August 2012
Volume 12, Issue 9
Vision Sciences Society Annual Meeting Abstract  |   August 2012
Active visual sampling in uncertain environments
Author Affiliations
  • David Evens
    School of Experimental Psychology, University of Bristol
  • Tom Cassey
    Department of Computer Science, University of Bristol
  • James Marshall
    Department of Computer Science, University of Bristol
  • Rafal Bogacz
    Department of Computer Science, University of Bristol
  • Casimir Ludwig
    School of Experimental Psychology, University of Bristol
Journal of Vision August 2012, Vol.12, 618. doi:
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      David Evens, Tom Cassey, James Marshall, Rafal Bogacz, Casimir Ludwig; Active visual sampling in uncertain environments. Journal of Vision 2012;12(9):618.

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      © ARVO (1962-2015); The Authors (2016-present)

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Eye movements serve to gather information from the environment. Typically, stimuli cannot be sampled in parallel, meaning we only gain knowledge about the currently sampled source of information. We examined whether, given limited time to inspect a number of sources of noisy information, the time allocated to each source is adapted to the level of uncertainty in both the environment and sensory signals. Observers performed a relative motion direction discrimination judgement between two random dot kinematograms (RDKs). Motion information was only delivered when gaze was fixed on a pattern. Low and high coherence patterns were paired independently, but when the coherence of the two patterns differed, the more noisy source should be inspected for longer. In one condition, the mapping between dot polarity and coherence was random: when inspecting the first pattern, the noise level in the second pattern was unknown. In a second condition, the coherence was consistently mapped onto the polarity of the RDK dots and observers have perfectly reliable information about the sensory noise they will encounter. In this case, we expected more complete adaptation of sampling time to the noise levels, matched to the precision of the underlying internal direction estimates. Observers sampled the patterns adaptively, but there was no difference in the extent of adaption under random and consistent mappings: observers ignored the available information about the noise in the information sources. In a second experiment, we provided this information further in advance, but sampling behaviour remained unaffected. The degree of adaptation was smaller than expected based on independent measurements of the precision in the internal sensory direction estimates. We conclude that observers based their gaze allocation solely on the uncertainty of the first source they inspected. The sampling strategy was not adjusted to the global level of (un)certainty about the environment.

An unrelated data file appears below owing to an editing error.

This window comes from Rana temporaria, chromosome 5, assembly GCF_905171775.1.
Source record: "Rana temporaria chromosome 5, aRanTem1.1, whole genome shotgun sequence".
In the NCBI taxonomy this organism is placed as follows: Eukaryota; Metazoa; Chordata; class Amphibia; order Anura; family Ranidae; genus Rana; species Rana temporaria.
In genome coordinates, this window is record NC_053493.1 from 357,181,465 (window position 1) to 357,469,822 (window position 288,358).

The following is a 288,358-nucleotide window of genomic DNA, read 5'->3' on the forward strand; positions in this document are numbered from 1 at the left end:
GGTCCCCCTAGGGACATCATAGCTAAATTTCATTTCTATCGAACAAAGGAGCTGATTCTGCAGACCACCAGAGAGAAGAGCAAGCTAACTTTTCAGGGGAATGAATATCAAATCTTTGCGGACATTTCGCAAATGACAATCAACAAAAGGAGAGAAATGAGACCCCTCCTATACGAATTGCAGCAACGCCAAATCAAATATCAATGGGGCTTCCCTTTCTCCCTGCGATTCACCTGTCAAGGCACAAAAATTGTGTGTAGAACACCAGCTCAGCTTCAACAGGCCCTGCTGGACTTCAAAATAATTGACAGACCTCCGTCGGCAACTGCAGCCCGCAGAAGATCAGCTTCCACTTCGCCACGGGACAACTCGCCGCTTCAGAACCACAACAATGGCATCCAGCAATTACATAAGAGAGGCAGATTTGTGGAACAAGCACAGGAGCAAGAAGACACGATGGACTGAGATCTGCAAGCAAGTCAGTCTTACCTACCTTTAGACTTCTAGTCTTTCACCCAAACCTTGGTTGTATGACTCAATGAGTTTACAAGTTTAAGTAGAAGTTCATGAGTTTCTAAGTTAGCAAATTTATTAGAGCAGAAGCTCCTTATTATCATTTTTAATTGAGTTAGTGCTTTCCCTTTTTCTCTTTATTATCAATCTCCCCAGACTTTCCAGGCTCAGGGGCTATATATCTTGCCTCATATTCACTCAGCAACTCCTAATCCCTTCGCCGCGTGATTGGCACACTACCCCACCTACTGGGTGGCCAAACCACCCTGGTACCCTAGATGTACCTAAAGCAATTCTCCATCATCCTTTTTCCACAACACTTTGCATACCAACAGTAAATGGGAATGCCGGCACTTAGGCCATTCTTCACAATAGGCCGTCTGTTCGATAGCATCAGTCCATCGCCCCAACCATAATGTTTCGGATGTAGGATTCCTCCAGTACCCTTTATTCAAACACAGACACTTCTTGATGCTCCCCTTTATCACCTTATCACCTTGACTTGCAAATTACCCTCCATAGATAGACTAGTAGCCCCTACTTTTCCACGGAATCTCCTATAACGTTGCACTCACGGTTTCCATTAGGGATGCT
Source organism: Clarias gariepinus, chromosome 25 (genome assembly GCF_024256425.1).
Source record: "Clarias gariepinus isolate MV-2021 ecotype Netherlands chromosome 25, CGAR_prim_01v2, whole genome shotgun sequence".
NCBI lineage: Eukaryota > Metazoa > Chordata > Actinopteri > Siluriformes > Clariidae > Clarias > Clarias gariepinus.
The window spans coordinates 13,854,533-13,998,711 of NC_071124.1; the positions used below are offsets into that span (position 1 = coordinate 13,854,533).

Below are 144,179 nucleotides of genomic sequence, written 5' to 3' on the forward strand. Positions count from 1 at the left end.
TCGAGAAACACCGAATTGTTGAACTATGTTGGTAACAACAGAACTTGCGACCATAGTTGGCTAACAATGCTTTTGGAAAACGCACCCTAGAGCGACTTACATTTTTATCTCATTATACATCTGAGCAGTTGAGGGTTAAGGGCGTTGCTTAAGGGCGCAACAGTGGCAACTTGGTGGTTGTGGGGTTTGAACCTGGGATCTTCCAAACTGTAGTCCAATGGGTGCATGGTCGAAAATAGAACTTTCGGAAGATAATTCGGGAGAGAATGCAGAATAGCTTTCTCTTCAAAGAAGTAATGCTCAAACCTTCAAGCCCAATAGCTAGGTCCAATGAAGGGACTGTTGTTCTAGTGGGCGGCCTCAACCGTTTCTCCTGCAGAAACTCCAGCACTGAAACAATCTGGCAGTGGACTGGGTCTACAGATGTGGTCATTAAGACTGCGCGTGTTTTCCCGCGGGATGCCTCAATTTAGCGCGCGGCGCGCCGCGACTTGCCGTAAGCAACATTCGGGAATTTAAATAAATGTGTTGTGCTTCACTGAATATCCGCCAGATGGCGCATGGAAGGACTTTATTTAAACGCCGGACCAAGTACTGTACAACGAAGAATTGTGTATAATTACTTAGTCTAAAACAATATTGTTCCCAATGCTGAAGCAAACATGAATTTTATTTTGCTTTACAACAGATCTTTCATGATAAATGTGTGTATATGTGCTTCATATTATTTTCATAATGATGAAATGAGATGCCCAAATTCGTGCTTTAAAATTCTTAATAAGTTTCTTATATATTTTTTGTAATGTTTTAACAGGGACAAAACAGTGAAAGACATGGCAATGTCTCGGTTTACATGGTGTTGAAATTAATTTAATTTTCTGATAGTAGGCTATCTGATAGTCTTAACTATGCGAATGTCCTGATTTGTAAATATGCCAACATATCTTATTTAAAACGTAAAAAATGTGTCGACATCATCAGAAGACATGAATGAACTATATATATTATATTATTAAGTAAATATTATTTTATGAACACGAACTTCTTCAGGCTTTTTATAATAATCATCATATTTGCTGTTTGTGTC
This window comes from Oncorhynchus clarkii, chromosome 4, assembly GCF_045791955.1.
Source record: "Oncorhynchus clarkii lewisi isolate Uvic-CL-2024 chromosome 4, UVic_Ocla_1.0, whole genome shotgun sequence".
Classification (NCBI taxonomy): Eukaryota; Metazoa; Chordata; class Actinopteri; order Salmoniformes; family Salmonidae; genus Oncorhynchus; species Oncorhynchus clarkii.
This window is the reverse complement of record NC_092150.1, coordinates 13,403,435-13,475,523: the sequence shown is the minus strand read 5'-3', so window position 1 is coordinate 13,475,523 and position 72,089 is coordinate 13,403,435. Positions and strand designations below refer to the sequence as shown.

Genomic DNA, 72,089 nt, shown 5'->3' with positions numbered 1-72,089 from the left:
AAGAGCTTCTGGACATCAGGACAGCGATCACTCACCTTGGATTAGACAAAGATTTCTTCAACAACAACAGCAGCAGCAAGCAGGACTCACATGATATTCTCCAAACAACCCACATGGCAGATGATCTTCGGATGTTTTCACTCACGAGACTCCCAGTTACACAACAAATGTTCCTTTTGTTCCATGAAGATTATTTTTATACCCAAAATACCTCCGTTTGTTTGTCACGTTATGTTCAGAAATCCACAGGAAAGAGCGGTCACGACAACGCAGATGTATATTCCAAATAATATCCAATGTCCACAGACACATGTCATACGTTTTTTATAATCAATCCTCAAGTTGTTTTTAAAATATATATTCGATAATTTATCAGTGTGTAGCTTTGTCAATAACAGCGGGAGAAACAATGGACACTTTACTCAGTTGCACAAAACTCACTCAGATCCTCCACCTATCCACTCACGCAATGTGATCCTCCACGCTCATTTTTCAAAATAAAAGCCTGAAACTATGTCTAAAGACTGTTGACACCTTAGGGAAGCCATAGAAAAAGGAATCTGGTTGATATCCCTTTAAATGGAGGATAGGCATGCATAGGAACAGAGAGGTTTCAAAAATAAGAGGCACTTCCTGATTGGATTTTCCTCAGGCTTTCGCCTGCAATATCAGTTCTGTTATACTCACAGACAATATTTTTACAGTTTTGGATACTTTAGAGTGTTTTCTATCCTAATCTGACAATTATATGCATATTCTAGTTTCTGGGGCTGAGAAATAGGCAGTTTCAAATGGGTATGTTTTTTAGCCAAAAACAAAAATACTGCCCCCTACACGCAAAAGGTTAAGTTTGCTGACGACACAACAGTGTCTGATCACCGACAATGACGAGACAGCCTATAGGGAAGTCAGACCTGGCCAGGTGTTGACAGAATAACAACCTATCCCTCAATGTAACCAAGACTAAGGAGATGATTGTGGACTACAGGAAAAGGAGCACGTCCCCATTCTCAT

Meeting abstract presented at VSS 2012


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